To keep homeowners happy, politicians like to see house prices rise. Rishi Sunak wasted no time in cutting stamp duty following the merest hint that house price fall during the COVID-19 pandemic, but whilst rising house prices keep homeowners happy, they disenfranchise generation rent. The elusive policy for politicians is how to simultaneously keep house prices rising whilst increasing the number of homeowners.
Policy option 1: Build more homes
If building more homes is the answer, then both leadership hopefuls have shot themselves in the foot, we tend to get what we measure, and by scrapping housebuilding targets both Ms Truss and Mr Richie are likely to see fewer homes built whilst in power.
However, it is not as easy as just building more homes. We have to build the right homes in the right place at the right price to meet local demand rather than just beating or meeting national targets.
Help to buy has helped a great deal, but as we return from our summer breaks very few will meet the deadline to buy before the help to buy scheme closes and neither Ms Truss nor Mr Sunak has spoken about extending Help to Buy.
The other political challenge for housebuilding targets is balancing the needs (or rather the votes) of the 300,000 helped by the new homes against the number of existing homeowners who did not want more homes built in their backyard. It seems that Ms Truss and Mr Sunak have decided that building more homes loses more votes than it gains.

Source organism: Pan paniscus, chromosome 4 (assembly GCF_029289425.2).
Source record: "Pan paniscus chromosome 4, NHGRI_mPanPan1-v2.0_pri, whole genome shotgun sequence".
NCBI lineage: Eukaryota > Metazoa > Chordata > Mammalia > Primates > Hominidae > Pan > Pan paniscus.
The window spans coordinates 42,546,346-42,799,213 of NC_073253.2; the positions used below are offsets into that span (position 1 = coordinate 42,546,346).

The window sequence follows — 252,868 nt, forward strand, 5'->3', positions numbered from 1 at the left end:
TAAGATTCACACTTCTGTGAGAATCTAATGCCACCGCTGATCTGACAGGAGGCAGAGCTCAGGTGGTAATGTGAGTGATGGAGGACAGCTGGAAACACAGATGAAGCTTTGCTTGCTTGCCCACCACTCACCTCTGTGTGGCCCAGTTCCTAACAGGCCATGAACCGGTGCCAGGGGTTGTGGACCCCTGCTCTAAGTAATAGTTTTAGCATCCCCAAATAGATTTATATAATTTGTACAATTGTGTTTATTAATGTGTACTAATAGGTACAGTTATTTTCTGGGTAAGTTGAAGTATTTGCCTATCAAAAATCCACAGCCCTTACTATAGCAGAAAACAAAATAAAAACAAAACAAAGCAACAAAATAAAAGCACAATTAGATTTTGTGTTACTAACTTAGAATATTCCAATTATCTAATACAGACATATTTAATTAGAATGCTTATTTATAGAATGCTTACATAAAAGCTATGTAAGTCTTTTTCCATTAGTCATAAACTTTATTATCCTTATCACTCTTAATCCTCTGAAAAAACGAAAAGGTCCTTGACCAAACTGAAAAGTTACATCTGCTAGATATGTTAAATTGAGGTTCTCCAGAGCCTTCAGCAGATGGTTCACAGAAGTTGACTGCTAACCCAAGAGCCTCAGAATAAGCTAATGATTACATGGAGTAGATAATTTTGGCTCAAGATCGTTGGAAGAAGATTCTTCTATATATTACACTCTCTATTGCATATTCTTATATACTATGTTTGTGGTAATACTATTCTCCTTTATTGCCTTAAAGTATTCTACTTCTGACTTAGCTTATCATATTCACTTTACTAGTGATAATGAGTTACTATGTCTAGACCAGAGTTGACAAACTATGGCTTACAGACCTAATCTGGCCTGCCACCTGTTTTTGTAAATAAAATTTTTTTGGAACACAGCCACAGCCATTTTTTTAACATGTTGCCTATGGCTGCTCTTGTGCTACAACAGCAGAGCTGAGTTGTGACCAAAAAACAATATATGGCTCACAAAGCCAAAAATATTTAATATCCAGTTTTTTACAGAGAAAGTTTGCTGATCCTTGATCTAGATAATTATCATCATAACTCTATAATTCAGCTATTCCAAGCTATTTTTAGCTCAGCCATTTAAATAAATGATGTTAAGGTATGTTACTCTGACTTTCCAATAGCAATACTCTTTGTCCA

Policy option 2: 100% LTV mortgages
Politicians like to see house prices rise, but as house prices rise, fewer and fewer people can afford to buy a home. The deposit gap is in our view the biggest barrier to homeownership. Perhaps allowing homebuyers to take out larger longer mortgages is the answer. If securing the deposit is the problem, why not get rid of the deposit?
The credit crunch caused the extinction of the 100% LTV mortgage, but surely a government seriously trying to turn generation rent into generation buy could provide a mortgage indemnity guarantee to a lender to cover the risks of very high loan-to-value mortgage lending.
However, even with 100% loan to value lending, the mortgage may not reach the bottom rungs of the housing ladder, due to income ‘constraints’
You may be able to borrow 100% to purchase the averagely priced home of around £295,000, but an income of £40,000, requires an income multiple of 7.4x which is significantly higher than the Bank of England’s preferred ceiling of 4.5x. With a 4.5x income lending multiple, the deposit required is £115,000 – almost three years of gross annual income.
Even those buying with a joint income of say £60,000 and a lending multiple of 3.5x would need a deposit of £85,000.
In our view, the problem of the housing market always comes down to deposits.
Policy option 3: Longer-term mortgages